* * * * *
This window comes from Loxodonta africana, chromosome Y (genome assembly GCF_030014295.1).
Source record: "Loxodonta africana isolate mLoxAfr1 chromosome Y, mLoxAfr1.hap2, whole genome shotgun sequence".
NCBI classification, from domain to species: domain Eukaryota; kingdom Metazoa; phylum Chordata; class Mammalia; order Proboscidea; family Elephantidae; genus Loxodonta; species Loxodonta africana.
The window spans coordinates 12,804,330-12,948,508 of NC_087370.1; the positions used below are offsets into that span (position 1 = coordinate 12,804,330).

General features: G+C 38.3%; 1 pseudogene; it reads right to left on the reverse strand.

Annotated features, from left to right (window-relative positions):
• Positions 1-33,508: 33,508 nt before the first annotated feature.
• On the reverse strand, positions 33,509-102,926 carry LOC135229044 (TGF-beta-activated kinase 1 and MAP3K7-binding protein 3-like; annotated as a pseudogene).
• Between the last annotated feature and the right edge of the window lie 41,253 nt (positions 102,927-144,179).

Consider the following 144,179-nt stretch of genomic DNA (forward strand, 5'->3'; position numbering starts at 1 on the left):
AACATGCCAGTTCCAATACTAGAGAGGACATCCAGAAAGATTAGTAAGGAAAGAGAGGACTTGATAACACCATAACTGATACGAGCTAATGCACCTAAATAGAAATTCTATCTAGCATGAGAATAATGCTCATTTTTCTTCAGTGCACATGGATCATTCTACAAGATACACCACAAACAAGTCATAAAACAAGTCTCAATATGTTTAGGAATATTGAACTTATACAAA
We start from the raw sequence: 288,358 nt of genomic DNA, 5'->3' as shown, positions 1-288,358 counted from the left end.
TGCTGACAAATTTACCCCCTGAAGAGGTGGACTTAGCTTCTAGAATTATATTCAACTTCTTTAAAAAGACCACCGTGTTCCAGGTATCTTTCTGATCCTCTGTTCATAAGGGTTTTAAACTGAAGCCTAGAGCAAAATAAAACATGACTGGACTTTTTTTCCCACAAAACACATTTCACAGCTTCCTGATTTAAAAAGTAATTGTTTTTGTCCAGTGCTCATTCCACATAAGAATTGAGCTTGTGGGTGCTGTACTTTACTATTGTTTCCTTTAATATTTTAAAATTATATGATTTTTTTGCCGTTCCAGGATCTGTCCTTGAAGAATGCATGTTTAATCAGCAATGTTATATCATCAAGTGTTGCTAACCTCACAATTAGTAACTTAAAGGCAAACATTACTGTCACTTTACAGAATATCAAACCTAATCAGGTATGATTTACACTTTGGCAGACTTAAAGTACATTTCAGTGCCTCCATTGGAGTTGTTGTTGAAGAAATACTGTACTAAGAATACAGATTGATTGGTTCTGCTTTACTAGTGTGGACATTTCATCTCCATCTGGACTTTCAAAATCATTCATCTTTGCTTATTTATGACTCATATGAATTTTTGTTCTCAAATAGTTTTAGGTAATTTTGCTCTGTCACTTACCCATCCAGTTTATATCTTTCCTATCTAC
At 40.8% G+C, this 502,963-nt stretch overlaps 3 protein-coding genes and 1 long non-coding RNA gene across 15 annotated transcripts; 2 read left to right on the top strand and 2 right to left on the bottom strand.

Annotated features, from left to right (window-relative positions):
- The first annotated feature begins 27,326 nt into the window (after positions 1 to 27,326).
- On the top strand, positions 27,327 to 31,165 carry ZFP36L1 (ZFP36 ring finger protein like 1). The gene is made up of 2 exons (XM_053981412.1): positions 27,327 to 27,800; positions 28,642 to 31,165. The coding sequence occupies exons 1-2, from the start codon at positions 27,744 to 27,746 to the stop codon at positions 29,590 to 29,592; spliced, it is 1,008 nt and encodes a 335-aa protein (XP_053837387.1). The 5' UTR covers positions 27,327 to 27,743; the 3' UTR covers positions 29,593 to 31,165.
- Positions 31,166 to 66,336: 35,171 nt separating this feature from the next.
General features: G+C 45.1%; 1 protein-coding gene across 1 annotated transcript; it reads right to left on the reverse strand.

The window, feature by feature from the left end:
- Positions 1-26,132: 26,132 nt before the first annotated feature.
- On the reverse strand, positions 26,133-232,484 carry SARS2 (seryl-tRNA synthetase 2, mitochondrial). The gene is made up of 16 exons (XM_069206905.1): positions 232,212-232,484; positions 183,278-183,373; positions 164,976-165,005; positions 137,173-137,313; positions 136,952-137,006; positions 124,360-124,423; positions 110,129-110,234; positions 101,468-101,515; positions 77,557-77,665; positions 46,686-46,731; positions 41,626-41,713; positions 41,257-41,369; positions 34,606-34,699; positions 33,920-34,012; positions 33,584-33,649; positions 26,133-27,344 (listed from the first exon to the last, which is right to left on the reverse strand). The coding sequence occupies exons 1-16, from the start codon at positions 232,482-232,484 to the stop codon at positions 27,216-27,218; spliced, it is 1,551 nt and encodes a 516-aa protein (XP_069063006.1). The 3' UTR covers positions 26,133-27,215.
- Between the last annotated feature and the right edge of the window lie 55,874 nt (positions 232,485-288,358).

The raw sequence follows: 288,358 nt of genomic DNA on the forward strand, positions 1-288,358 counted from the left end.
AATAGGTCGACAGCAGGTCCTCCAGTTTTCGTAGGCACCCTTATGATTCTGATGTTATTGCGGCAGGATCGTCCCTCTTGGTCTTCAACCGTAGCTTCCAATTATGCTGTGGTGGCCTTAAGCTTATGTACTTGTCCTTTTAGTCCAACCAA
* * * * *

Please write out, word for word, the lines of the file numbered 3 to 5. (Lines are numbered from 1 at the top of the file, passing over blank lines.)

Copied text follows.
NCBI classification, from domain to species: domain Eukaryota; kingdom Metazoa; phylum Chordata; class Mammalia; order Proboscidea; family Elephantidae; genus Loxodonta; species Loxodonta africana.
The window spans coordinates 12,804,330-12,948,508 of NC_087370.1; the positions used below are offsets into that span (position 1 = coordinate 12,804,330).

General features: G+C 38.3%; 1 pseudogene; it reads right to left on the reverse strand.